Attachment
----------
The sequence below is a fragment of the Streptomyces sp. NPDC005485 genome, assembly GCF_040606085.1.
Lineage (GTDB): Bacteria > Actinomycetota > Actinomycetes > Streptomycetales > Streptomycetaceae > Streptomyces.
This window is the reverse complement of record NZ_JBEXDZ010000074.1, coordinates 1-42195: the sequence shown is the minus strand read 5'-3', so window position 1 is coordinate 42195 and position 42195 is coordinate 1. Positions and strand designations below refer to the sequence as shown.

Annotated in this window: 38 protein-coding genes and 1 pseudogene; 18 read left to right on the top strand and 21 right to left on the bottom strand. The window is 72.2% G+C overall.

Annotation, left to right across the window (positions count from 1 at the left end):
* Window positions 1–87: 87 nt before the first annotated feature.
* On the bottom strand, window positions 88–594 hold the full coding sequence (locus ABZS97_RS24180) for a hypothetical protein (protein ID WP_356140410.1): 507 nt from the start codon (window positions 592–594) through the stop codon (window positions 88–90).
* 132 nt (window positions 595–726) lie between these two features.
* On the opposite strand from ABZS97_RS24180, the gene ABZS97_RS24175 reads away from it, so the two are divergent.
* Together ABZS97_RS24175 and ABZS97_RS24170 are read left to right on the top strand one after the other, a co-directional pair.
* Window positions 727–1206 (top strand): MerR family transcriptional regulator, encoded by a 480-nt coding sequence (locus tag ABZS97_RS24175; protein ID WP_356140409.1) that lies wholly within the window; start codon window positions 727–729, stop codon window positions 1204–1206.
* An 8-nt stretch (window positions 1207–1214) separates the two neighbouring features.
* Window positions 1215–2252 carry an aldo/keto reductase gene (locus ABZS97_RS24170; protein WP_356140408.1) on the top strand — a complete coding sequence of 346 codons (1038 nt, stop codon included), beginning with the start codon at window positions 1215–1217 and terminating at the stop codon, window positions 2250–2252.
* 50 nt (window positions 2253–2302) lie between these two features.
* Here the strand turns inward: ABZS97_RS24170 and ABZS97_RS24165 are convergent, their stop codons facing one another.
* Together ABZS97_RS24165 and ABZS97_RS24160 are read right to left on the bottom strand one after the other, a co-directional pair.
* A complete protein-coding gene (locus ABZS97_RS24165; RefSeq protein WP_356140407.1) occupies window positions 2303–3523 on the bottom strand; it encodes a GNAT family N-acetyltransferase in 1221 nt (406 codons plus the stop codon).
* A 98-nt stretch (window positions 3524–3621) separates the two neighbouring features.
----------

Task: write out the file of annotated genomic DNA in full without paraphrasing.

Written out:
The sequence below is a fragment of the Streptomyces sp. NPDC005485 genome, assembly GCF_040606085.1.
Lineage (GTDB): Bacteria > Actinomycetota > Actinomycetes > Streptomycetales > Streptomycetaceae > Streptomyces.
This window is the reverse complement of record NZ_JBEXDZ010000074.1, coordinates 1-42195: the sequence shown is the minus strand read 5'-3', so window position 1 is coordinate 42195 and position 42195 is coordinate 1. Positions and strand designations below refer to the sequence as shown.

Annotated in this window: 38 protein-coding genes and 1 pseudogene; 18 read left to right on the top strand and 21 right to left on the bottom strand. The window is 72.2% G+C overall.

Annotation, left to right across the window (positions count from 1 at the left end):
* Window positions 1–87: 87 nt before the first annotated feature.
* On the bottom strand, window positions 88–594 hold the full coding sequence (locus ABZS97_RS24180) for a hypothetical protein (protein ID WP_356140410.1): 507 nt from the start codon (window positions 592–594) through the stop codon (window positions 88–90).
* 132 nt (window positions 595–726) lie between these two features.
* On the opposite strand from ABZS97_RS24180, the gene ABZS97_RS24175 reads away from it, so the two are divergent.
* Together ABZS97_RS24175 and ABZS97_RS24170 are read left to right on the top strand one after the other, a co-directional pair.
* Window positions 727–1206 (top strand): MerR family transcriptional regulator, encoded by a 480-nt coding sequence (locus tag ABZS97_RS24175; protein ID WP_356140409.1) that lies wholly within the window; start codon window positions 727–729, stop codon window positions 1204–1206.
* An 8-nt stretch (window positions 1207–1214) separates the two neighbouring features.
* Window positions 1215–2252 carry an aldo/keto reductase gene (locus ABZS97_RS24170; protein WP_356140408.1) on the top strand — a complete coding sequence of 346 codons (1038 nt, stop codon included), beginning with the start codon at window positions 1215–1217 and terminating at the stop codon, window positions 2250–2252.
* 50 nt (window positions 2253–2302) lie between these two features.
* Here the strand turns inward: ABZS97_RS24170 and ABZS97_RS24165 are convergent, their stop codons facing one another.
* Together ABZS97_RS24165 and ABZS97_RS24160 are read right to left on the bottom strand one after the other, a co-directional pair.
* A complete protein-coding gene (locus ABZS97_RS24165; RefSeq protein WP_356140407.1) occupies window positions 2303–3523 on the bottom strand; it encodes a GNAT family N-acetyltransferase in 1221 nt (406 codons plus the stop codon).
* A 98-nt stretch (window positions 3524–3621) separates the two neighbouring features.